Narrative interviews and participatory methods for researching immigrant children´s educational experiences
Centre for Educational Sociology University of Edinburgh Scotland, UK,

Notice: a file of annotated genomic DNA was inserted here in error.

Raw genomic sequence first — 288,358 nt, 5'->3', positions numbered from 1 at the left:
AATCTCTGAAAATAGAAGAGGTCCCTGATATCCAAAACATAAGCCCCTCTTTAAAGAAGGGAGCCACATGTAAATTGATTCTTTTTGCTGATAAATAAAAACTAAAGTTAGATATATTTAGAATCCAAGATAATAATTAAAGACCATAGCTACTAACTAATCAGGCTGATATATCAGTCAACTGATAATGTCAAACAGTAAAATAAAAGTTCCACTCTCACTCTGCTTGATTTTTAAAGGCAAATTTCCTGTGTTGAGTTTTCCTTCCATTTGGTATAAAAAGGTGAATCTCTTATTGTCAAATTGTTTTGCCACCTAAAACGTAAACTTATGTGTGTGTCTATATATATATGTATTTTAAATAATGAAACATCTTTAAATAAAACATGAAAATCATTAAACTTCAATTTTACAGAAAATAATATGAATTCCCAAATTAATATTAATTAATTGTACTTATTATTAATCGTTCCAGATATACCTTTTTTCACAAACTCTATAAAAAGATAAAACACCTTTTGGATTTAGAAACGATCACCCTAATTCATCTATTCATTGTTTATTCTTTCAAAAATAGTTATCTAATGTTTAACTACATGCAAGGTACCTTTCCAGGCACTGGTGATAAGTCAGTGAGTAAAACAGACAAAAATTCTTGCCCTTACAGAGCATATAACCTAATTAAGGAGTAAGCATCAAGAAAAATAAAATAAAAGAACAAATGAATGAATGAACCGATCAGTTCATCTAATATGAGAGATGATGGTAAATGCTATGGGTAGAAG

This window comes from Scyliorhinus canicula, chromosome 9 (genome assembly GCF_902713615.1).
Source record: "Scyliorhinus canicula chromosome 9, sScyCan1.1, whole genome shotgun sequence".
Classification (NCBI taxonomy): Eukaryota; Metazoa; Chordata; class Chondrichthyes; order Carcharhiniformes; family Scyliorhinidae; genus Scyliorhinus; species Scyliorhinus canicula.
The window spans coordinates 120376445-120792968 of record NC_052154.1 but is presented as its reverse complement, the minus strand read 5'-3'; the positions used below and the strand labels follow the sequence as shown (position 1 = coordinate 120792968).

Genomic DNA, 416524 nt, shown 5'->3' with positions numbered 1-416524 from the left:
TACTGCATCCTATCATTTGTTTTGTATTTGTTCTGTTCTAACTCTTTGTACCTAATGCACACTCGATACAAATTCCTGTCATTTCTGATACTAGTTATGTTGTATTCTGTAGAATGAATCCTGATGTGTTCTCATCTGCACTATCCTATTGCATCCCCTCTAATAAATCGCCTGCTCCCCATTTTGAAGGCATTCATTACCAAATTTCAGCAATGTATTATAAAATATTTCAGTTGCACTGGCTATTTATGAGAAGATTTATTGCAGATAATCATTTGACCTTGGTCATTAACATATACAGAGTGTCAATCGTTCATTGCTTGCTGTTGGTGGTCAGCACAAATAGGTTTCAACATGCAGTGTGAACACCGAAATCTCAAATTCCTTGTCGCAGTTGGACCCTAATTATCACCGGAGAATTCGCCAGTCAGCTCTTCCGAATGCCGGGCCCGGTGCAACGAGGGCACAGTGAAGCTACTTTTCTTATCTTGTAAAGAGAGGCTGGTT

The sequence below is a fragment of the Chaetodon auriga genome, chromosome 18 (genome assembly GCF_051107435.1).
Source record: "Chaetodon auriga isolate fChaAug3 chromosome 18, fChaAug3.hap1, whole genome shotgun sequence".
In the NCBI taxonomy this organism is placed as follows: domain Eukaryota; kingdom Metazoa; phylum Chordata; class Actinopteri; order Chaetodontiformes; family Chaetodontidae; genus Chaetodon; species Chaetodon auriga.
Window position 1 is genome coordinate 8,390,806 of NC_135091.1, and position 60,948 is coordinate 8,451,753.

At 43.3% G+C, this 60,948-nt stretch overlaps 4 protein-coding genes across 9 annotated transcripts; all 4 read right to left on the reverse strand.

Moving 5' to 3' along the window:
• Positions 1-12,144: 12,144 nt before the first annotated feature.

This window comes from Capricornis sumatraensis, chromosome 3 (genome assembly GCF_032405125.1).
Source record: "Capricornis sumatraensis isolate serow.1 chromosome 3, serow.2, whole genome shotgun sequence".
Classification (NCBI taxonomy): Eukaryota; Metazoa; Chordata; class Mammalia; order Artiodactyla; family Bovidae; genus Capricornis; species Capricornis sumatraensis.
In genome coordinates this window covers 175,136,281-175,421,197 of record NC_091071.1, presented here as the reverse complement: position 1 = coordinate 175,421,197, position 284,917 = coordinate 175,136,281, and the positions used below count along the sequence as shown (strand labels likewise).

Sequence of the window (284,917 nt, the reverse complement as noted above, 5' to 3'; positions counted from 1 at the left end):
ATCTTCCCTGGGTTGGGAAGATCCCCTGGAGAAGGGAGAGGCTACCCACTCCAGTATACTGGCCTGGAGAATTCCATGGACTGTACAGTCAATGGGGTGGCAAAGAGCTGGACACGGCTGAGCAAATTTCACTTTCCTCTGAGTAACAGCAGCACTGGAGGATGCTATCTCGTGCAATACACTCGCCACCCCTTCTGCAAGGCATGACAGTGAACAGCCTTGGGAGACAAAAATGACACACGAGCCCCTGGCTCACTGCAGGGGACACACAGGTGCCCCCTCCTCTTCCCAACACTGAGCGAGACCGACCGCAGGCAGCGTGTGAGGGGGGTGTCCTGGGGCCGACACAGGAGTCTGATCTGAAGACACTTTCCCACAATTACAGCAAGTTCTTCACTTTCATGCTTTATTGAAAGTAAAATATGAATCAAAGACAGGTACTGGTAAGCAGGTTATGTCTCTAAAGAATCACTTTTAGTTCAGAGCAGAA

The proposed paper discusses and exemplifies how "ethnographic research methods" can shed light on educational processes framed by the post-enlargement European society. It is based on the research within Marie Curie Project on the recently arrived Polish population in Scotland. The situation with Polish immigrants in Scotland may well be new-not only in that they are entering a space with very few minority population members, but also in that they may not be looking to 'settle' but to create an existence in which they are partly settled (through work and schooling) but remain culturally attached to the 'homeland'. This 'in-between' identity creates new challenges to policy-makers in Scotland, and especially to schooling, which is, in any case, not well equipped to respond to the specific needs of children of Polish origin. The exploration of migrant experiences through narrative interviews with migrants children - using participatory methods (and their parents), participant observation and informal discussions in home, school and community life context, along with investigation of teacher and education policy-makers attitudes and experiences (in depth interviews) can help us understand if educational institutions are responsive to that or continuing to assume that the dominant (Scottish) culture can be produced and reproduced in schooling for these populations. The research seek to define the forms of interaction between schools and families; the extent to which language is an issue and strategies for meeting language needs-in general, the extent to which schooling practices are or are not being adapted to meet the needs of migrant children and to establish the extent to which those children/young people are successfully negotiating the interface between family and school.